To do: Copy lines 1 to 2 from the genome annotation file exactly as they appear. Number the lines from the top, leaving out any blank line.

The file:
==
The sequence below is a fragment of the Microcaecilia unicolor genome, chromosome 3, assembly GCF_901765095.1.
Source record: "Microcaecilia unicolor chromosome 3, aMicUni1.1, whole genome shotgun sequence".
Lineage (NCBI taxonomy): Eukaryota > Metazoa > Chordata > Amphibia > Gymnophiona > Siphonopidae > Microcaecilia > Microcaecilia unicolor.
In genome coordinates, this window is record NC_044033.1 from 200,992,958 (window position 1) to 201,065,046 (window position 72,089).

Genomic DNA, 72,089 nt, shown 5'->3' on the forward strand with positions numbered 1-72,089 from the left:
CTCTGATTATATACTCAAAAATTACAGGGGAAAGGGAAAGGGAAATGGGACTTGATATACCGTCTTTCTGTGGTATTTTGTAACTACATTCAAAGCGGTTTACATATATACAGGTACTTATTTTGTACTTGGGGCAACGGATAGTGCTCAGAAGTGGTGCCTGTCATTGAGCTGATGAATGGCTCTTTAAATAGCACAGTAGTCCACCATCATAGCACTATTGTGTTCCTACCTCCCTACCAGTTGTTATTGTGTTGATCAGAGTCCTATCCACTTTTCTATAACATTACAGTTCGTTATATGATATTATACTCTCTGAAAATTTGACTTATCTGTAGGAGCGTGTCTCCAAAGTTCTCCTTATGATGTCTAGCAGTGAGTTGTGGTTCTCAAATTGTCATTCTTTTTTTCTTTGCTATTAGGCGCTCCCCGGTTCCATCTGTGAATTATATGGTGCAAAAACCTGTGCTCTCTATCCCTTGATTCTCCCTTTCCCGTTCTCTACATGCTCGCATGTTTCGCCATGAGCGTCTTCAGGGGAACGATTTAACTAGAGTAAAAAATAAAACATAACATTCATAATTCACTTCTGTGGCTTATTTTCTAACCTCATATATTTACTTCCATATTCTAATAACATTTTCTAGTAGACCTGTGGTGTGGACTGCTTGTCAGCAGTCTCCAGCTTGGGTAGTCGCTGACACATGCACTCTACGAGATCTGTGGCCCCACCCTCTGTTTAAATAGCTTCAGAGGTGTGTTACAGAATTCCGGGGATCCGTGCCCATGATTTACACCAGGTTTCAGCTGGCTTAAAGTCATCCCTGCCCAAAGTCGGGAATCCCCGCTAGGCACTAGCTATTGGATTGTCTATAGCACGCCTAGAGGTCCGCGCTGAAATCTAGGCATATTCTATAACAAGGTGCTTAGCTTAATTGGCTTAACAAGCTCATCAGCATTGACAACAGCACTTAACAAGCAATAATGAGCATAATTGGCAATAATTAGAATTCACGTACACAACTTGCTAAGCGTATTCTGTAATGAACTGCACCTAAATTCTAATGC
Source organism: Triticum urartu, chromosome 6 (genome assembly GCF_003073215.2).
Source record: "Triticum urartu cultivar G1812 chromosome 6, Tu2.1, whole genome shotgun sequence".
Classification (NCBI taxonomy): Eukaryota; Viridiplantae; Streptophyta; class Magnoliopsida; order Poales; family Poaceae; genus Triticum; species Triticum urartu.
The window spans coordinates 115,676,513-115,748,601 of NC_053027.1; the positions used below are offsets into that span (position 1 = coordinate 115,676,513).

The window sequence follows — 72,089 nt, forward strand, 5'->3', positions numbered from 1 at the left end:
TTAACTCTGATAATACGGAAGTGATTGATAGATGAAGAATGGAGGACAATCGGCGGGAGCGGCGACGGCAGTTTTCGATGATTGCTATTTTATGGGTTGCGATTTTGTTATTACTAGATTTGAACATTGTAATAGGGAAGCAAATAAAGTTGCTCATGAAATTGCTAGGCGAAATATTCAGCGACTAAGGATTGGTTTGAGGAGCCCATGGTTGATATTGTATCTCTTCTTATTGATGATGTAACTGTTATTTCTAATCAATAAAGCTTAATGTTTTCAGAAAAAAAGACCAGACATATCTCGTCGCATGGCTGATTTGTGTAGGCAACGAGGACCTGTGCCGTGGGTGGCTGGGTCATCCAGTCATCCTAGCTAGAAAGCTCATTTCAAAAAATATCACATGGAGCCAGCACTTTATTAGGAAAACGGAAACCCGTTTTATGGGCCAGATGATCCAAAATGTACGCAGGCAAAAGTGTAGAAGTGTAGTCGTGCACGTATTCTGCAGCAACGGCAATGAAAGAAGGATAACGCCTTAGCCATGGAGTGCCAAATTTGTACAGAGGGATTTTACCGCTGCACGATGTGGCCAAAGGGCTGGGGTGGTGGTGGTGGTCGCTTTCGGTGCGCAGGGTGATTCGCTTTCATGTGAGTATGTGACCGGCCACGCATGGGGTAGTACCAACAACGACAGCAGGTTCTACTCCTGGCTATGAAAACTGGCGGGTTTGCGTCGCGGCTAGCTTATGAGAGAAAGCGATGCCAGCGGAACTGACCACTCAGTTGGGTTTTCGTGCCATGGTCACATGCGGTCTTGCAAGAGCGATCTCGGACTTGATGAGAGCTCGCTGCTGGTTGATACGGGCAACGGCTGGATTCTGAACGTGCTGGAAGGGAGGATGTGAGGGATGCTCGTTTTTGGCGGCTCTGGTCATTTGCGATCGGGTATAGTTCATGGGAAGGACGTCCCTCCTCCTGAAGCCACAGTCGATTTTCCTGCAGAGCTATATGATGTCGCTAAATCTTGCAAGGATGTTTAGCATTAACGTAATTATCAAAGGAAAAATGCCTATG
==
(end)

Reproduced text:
The sequence below is a fragment of the Microcaecilia unicolor genome, chromosome 3, assembly GCF_901765095.1.
Source record: "Microcaecilia unicolor chromosome 3, aMicUni1.1, whole genome shotgun sequence".